What Do We Learn About Crooks in Chapter 4 of “of Mice and Men

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What Do We Learn About Crooks in Chapter 4 of “Of Mice and Men”?

This essay will uncover information about the “Negro Stable Buck”, named Crooks in of Mice and Men. The essay will analyze information regarding crooks, in link to themes such as the unattainable American dream, themes of racial discrimination , as well as themes such as loneliness and isolation. An understanding of the character of Crooks requires an understanding of the status of black people in the West during the time of when the book is set, during the 1920s Depression, as it can be seen during the novel, and especially throughout Chapter 4, that Crook’s experiences on the ranch were those almost indistinguishable from the rest of Black Americans during the era when jobs were short, money was hard to earn, and racial tensions were running high.

Chapter 4 provides solid evidence that crooks is a lonely man, who is isolated from the rest of the ranch, most probably as a result of his skin color. “I aint wanted in the bunk house…They play cards in there, but I can’t, because I’m Black”, gives the reader the impression that because of Crook’s skin color, he is isolated from the farm, and especially the communal, white only, bunk house, where the ranch workers eat, sleep, and entertain themselves and each other. “I was talkin’ about myself. A guy sets alone out here at night, thinking. He got nothing and no one to tell him what’s so an’ what ain’t so”, as well as “…A guy needs somebody—to be near him…A guy goes nuts if he ain’t got nobody. Don’t make no difference who the guy is, long’s he’s with you. I tell ya…I tell ya a guy gets too lonely an’ he gets sick…” are further quotes which totally substantiate the concept of Crook’s loneliness. The quote “I aint a Southern Negro, I was born in California…There wasn’t a colored family for miles around, and now there ain’t a colored man on this ranch…If I say somethin’, why it’s just a nigger sayin’ it..”, can be seen to mean that because Crook’s was born in the West, there were never a substantial amount of fellow “Negro’s”, as there were during that era in Southern states such as Alabama, Kentucky, Mississippi and Oklahoma. It can also be said, that from these quotes we learn that Crooks has never really interacted with other Black people, bar his family, and has always been looked down upon in contrast to White people.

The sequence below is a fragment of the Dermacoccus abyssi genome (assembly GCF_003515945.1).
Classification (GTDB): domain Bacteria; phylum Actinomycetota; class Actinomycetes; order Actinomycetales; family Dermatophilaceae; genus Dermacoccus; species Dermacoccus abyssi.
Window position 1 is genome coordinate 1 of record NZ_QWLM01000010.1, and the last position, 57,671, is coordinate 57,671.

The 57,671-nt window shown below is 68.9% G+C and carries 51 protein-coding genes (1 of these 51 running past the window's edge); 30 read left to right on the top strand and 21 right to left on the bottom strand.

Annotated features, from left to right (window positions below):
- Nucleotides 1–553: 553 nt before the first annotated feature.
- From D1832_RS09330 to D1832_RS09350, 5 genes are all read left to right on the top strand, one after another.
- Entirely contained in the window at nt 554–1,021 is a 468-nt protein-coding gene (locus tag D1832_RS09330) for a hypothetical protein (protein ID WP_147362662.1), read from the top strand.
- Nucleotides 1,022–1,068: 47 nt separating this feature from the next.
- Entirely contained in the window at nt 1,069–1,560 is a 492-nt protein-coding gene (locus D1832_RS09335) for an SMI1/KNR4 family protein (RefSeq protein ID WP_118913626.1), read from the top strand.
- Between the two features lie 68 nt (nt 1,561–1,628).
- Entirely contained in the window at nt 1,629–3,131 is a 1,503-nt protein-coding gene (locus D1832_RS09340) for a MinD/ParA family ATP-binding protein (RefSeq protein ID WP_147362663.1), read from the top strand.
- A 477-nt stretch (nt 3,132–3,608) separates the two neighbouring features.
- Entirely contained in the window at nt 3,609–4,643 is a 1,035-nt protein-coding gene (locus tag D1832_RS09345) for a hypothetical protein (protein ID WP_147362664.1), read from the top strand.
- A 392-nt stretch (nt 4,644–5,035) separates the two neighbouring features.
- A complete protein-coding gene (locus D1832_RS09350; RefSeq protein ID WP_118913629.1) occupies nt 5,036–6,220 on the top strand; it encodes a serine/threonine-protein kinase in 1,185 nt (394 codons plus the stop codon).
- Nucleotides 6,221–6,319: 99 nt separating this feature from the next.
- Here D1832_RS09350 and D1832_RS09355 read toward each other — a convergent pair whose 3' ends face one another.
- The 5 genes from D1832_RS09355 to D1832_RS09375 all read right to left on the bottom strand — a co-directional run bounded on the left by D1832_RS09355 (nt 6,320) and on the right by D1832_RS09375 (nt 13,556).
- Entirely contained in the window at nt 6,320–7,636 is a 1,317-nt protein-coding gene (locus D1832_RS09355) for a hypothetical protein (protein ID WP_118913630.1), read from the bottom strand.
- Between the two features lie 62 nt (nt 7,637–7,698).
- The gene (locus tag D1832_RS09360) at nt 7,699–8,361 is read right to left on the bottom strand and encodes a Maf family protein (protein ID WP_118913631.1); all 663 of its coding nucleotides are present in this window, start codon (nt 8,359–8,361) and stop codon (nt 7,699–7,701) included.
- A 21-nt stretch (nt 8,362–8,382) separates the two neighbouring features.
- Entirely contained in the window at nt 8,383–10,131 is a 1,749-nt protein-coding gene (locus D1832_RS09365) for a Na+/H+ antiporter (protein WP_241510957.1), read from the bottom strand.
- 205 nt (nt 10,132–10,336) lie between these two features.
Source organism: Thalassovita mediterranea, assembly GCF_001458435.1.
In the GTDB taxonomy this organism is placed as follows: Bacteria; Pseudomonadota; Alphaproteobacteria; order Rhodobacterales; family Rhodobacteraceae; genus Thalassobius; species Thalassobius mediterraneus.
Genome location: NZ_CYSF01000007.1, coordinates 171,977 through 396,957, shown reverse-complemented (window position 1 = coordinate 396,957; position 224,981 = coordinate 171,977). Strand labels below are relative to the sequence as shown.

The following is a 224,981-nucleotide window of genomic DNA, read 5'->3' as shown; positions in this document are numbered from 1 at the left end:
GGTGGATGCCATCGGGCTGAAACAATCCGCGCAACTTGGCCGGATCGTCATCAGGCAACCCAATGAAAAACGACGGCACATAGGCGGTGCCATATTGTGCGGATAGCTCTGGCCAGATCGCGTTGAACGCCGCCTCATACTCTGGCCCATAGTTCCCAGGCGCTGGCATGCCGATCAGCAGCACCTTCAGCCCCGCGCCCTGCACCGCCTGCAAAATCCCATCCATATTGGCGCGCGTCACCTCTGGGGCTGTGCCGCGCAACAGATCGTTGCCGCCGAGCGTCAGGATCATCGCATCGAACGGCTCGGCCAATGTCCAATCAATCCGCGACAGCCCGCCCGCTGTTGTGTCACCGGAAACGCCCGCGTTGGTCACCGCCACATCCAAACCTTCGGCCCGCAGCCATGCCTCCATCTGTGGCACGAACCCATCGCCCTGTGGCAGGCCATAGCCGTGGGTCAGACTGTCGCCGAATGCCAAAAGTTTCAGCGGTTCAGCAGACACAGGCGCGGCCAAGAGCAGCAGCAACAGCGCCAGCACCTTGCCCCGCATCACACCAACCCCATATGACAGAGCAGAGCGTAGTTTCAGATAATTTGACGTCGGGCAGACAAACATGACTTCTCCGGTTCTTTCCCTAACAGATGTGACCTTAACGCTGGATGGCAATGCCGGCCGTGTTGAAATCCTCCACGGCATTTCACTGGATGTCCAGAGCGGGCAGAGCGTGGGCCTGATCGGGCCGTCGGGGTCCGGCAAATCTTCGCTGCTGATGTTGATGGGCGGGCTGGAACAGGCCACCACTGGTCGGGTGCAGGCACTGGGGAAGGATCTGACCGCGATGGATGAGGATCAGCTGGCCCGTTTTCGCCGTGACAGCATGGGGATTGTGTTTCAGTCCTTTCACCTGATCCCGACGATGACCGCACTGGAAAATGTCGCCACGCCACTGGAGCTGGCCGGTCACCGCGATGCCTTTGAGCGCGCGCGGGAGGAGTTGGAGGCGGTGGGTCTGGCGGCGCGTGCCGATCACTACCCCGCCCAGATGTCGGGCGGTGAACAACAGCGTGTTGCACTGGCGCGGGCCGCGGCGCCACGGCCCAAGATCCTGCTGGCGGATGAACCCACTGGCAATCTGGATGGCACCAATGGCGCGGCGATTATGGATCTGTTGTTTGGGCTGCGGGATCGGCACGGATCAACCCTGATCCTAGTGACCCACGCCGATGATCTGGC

Next, there is the issue of Crooks and his unattainable American dream. It can be seen that the theme of attaining an American Dream is recurring, and one sought after by other characters such as George, Lenny, Candy, and Curley’s wife. In Chapter 4, we can infer that Crook’s wishes too to have his own “American Dream”, and that it is one where he wishes he can be considered an equal, in regards to his current lower status in society in dissimilarity to the white men. From the quote “He had a mauled copy of the California Civil Code for 1905”, we can conjecture that for the interim time, Crooks wishes to learn, revise, and practice his rights as a Black man on the ranch occupied solely with White men, with a White boss. We can further see examples of Crook’s “American Dream”, later on in the chapter. When Crook’s comes to the realization that collectively George, Lennie and Candy have the finances and will power to actually fulfill there dream of owning there own ranch where they can live and work as free men, something which Crook’s has never actually seen or believe was possible. Crook’s offers to work on their ranch for free, in return for being treated as an equal. This can be seen from quotes such as; “I never seen a guy REALLY do it….If you guys would want a hand to work for nothing, just his keep, why ‘d come an’ lend a hand”. We can only assume from this quote that despite knowing his rights as a black man on a farm, he is constantly reminded on the Soledad Ranch that he is a black person, in regards to his rights. Despite seeming excited by the idea of joining the new ranch with...
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